Monkeypox strain detected in India not linked to Europe outbreak

Updated on Jul 30, 2022 04:55 AM IST

To be sure, there is no evidence yet that suggests either of the strain may be more infectious or virulent.

This A.2 strain, which has largely been found in the US and Thailand, has not been linked to major cluster or super spreader events, unlike the B.1, which has been found in large parts of Europe. (HT Photo)
This A.2 strain, which has largely been found in the US and Thailand, has not been linked to major cluster or super spreader events, unlike the B.1, which has been found in large parts of Europe. (HT Photo)
By, New Delhi

Genome sequencing reports from two monkeypox patients in Kerala suggests they were infected with the A.2 strain of the virus, different from the one causing the monkeypox outbreaks in Europe, an analysis by scientists at CSIR Institute of Genomics and Integrative Biology (CSIR-IGIB).

This A.2 strain, which has largely been found in the US and Thailand, has not been linked to major cluster or super spreader events, unlike the B.1, which has been found in large parts of Europe.

To be sure, there is no evidence yet that suggests either of the strain may be more infectious or virulent.

Vinod Scaria, genome sequencing scientist at IGIB, said that genome sequencing data from two monkeypox patients from Kerala belong to the A.2 version of the monkeypox virus, in contrast to majority of the genomes across the world which belongs to B.1 lineage.

Of the four confirmed cases of monkeypox in India, these are the only two samples that have been sequenced for now, officials confirmed.

“Genome sequences have been deposited for two samples (EPI_ISL_13953610 and EPI_ISL_13953611) along with two re-sequenced genomes from isolates of one of the sample. Both the isolates were from early cases reported from Kerala and both cases have a travel history,” Scaria said.

Scaria said that around the world, there are only a few cases that belong to the A.2 strain and these cases, including the ones from India, seem to all have travel links to Middle East or West Africa.

“The earliest sample in the cluster from US is indeed from 2021 suggesting the virus has been in circulation for quite some time, and earlier than the European events,” he added.

The samples from the monkeypox patients were collected by the National Institute of Virology in Pune, and the genetic sequences of the monkeypox virus has been uploaded on a public database for researchers, GISAID—a global initiative for real time communication for disease prevention.

Dr Priya Abraham, director, ICMR-National Institute of Virology, Pune, explained that all viruses over time undergo slow evolution and as they evolve, they form into different evolutionary branches. This is no cause of panic or alarm, she said.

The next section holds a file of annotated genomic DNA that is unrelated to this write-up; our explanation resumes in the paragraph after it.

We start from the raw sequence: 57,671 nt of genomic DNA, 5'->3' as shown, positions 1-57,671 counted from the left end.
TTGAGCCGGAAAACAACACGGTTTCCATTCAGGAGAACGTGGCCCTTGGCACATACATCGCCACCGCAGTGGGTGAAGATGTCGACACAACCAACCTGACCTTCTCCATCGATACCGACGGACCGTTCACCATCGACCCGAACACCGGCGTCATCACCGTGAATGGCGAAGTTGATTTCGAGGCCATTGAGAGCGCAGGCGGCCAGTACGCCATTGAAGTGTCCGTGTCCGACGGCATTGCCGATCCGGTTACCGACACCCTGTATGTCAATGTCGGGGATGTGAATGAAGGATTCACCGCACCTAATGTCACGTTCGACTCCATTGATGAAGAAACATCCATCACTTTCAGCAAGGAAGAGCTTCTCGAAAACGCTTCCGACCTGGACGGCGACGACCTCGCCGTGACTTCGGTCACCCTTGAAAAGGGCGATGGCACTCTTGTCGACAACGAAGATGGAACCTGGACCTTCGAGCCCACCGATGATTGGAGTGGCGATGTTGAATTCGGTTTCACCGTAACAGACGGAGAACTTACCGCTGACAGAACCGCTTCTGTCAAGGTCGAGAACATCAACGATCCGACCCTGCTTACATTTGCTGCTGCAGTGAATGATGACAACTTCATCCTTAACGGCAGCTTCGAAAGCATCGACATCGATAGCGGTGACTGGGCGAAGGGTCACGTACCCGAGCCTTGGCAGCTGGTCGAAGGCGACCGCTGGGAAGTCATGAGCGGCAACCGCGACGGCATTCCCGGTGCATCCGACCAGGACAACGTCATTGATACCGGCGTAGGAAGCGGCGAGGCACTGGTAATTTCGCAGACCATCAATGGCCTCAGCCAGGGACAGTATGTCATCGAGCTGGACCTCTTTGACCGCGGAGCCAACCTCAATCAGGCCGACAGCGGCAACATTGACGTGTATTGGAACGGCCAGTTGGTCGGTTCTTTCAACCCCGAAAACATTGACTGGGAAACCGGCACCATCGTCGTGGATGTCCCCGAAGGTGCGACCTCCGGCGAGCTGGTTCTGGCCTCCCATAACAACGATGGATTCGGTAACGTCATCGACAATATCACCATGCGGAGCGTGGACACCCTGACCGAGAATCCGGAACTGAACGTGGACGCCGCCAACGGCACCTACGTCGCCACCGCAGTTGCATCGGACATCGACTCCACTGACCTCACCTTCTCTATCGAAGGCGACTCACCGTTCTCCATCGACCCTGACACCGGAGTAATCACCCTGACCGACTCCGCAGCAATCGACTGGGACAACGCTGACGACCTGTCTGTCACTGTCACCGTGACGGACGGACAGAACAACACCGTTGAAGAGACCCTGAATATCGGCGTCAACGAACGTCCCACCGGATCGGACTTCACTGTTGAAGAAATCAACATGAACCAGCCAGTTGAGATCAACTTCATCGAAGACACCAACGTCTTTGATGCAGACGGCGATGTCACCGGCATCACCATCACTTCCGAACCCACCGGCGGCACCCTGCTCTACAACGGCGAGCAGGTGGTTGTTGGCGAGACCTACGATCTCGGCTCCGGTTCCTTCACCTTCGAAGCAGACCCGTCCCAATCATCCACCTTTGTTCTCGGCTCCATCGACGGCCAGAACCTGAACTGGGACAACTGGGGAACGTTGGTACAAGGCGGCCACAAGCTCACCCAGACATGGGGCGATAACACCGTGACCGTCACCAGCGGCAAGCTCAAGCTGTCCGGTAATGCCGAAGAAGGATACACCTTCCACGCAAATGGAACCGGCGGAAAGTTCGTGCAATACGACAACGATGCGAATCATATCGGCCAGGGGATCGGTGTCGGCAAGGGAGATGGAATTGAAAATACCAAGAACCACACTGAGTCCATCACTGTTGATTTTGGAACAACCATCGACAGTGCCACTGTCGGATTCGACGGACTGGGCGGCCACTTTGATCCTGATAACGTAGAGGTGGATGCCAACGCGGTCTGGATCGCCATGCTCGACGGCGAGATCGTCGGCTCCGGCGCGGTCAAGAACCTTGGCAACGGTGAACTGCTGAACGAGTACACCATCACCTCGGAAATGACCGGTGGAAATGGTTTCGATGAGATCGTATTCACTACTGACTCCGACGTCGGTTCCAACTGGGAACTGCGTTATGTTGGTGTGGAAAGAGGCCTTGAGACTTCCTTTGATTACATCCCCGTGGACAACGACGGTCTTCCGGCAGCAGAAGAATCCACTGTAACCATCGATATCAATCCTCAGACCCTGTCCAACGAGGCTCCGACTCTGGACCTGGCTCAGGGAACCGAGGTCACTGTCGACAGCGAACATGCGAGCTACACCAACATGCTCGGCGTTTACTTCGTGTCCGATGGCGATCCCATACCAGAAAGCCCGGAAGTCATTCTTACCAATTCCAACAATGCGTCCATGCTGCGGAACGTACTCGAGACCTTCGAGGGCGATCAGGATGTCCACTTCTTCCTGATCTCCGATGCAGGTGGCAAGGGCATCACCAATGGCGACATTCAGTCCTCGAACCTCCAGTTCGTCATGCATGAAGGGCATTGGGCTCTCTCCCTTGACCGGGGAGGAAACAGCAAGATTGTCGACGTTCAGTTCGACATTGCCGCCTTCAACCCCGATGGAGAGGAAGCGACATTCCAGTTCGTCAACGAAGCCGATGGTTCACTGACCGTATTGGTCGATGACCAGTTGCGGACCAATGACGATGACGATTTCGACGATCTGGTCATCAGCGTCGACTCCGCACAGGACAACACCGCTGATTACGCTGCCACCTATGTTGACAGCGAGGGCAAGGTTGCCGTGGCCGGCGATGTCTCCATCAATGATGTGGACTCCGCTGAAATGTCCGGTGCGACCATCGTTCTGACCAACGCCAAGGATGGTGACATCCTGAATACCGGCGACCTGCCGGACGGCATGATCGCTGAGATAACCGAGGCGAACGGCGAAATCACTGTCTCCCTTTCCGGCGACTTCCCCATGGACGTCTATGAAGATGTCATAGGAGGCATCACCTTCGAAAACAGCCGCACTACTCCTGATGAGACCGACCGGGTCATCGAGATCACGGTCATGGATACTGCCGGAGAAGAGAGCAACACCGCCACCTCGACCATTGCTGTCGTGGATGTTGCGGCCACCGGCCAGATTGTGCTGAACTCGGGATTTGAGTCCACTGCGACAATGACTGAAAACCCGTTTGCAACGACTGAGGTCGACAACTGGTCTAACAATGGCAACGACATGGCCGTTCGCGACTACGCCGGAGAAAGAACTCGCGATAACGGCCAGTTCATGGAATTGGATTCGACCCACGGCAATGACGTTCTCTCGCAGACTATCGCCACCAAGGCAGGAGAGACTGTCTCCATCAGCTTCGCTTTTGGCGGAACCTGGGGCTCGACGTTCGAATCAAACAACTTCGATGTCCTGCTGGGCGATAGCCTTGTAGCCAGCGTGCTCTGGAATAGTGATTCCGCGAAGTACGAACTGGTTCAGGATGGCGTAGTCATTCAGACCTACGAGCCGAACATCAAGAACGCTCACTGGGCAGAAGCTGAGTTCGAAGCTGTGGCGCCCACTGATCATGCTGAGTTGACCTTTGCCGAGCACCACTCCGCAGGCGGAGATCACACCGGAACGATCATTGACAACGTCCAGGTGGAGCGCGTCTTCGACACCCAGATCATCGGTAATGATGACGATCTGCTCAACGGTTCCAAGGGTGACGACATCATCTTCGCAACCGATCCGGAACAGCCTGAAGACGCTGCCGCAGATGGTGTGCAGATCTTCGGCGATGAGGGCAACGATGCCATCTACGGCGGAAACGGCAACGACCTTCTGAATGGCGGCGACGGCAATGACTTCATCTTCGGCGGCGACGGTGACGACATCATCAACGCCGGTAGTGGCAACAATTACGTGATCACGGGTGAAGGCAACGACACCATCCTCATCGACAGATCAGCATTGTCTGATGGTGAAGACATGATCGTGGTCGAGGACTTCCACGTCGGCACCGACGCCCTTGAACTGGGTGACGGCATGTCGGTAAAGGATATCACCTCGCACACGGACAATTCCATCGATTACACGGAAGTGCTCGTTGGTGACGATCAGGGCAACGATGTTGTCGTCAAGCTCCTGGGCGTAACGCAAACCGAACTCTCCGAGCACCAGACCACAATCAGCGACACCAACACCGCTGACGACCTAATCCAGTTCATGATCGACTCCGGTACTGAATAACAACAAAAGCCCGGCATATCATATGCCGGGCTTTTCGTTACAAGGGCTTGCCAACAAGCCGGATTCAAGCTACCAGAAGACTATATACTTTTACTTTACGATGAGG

“There are two outbreaks of monkeypox that are going on simultaneously, but it is too early to provide details about A.2 and B.1 clade and say for sure if one is more transmissible than the other. The sequence that we had submitted from Kerala is falling in the A.2 clade. Out of thousands of infections of monkeypox around the world, only five deaths have been reported, and there is no scientific evidence to connect these deaths to any particular variant. However, studying samples and inferring the behaviour of mutations will take some time,” said Dr Pragya Yadav, a senior scientist at NIV Pune.

Discovered in 1958 in monkeys at the Statens Serum Institute in Denmark, monkeypox is a zoonotic virus that can infect humans as well as other animals, including rodents and primates. Currently, there are over 20,000 confirmed cases of monkeypox around nearly 75 countries, with common symptoms including fever, headache, muscle pain, and lethargy along with rashes and blisters on the face, palms or sole of feet, mouth, eyes or genitalia.

Dr Ekta Gupta, professor of clinical virology at the Institute of Liver and Biliary Sciences (ILBS), said that there is no literature to suggest the B.1 strain is more transmissible than A.2 but based on the outbreak number of case in Europe, which primarily had B.1 strain, it is being speculated that this virus could be more transmissible.

“There is no proof that B.1 is more transmissible but it has spread more and resulted in more cases as compared to A.2, which has been found in US since 2021 but has not resulted in any major clusters,” said Dr Gupta.

But, the prevalence of one mutant over the other could also be the outcome of what is known as a founder effect – in other words, B.1 may have become more common simply because people infected with it went on to infect more people.

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  • ABOUT THE AUTHOR

    Soumya Pillai covers environment and traffic in Delhi. A journalist for three years, she has grown up in and with Delhi, which is often reflected in the stories she does about life in the city. She also enjoys writing on social innovations.

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